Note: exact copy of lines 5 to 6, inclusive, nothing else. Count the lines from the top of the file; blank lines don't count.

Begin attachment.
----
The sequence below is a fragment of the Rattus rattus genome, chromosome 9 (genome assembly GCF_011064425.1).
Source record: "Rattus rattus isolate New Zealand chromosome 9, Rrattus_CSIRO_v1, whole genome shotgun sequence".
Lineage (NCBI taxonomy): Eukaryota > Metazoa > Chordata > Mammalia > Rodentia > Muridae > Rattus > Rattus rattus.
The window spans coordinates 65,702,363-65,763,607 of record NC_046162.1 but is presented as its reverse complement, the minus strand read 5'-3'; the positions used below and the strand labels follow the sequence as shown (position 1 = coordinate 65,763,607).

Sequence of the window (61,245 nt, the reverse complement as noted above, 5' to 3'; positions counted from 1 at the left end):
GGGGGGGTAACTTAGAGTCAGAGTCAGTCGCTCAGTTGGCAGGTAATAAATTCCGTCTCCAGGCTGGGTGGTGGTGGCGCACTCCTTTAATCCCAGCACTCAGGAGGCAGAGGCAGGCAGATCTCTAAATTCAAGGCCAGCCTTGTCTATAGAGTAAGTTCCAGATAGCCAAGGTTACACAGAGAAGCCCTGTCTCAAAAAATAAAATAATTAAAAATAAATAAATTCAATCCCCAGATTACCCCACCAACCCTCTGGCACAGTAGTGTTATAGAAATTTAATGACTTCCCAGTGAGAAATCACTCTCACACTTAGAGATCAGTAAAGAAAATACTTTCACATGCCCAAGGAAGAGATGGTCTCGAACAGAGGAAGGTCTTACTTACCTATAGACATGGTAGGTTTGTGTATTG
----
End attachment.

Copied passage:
Sequence of the window (61,245 nt, the reverse complement as noted above, 5' to 3'; positions counted from 1 at the left end):
GGGGGGGTAACTTAGAGTCAGAGTCAGTCGCTCAGTTGGCAGGTAATAAATTCCGTCTCCAGGCTGGGTGGTGGTGGCGCACTCCTTTAATCCCAGCACTCAGGAGGCAGAGGCAGGCAGATCTCTAAATTCAAGGCCAGCCTTGTCTATAGAGTAAGTTCCAGATAGCCAAGGTTACACAGAGAAGCCCTGTCTCAAAAAATAAAATAATTAAAAATAAATAAATTCAATCCCCAGATTACCCCACCAACCCTCTGGCACAGTAGTGTTATAGAAATTTAATGACTTCCCAGTGAGAAATCACTCTCACACTTAGAGATCAGTAAAGAAAATACTTTCACATGCCCAAGGAAGAGATGGTCTCGAACAGAGGAAGGTCTTACTTACCTATAGACATGGTAGGTTTGTGTATTG